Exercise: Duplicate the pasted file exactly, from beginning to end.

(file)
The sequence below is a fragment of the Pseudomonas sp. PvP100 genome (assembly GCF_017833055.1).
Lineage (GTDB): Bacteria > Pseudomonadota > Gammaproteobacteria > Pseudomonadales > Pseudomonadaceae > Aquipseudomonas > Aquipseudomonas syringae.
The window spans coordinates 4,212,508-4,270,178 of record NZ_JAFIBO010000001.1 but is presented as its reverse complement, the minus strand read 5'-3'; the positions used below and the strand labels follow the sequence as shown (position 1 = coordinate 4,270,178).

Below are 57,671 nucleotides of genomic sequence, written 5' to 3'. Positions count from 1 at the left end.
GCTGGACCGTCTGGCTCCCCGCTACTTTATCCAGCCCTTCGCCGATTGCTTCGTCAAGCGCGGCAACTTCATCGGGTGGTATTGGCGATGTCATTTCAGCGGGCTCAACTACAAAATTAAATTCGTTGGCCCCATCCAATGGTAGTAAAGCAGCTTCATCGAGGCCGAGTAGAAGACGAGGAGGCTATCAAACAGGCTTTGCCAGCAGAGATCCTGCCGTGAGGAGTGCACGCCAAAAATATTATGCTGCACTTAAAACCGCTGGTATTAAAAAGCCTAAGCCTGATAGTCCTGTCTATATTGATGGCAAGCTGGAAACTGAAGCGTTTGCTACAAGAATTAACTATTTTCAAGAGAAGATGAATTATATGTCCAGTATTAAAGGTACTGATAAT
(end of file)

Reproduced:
The sequence below is a fragment of the Pseudomonas sp. PvP100 genome (assembly GCF_017833055.1).
Lineage (GTDB): Bacteria > Pseudomonadota > Gammaproteobacteria > Pseudomonadales > Pseudomonadaceae > Aquipseudomonas > Aquipseudomonas syringae.
The window spans coordinates 4,212,508-4,270,178 of record NZ_JAFIBO010000001.1 but is presented as its reverse complement, the minus strand read 5'-3'; the positions used below and the strand labels follow the sequence as shown (position 1 = coordinate 4,270,178).

Below are 57,671 nucleotides of genomic sequence, written 5' to 3'. Positions count from 1 at the left end.
GCTGGACCGTCTGGCTCCCCGCTACTTTATCCAGCCCTTCGCCGATTGCTTCGTCAAGCGCGGCAACTTCATCGGGTGGTATTGGCGATGTCATTTCAGCGGGCTCAACTACAAAATTAAATTCGTTGGCCCCATCCAATGGTAGTAAAGCAGCTTCATCGAGGCCGAGTAGAAGACGAGGAGGCTATCAAACAGGCTTTGCCAGCAGAGATCCTGCCGTGAGGAGTGCACGCCAAAAATATTATGCTGCACTTAAAACCGCTGGTATTAAAAAGCCTAAGCCTGATAGTCCTGTCTATATTGATGGCAAGCTGGAAACTGAAGCGTTTGCTACAAGAATTAACTATTTTCAAGAGAAGATGAATTATATGTCCAGTATTAAAGGTACTGATAAT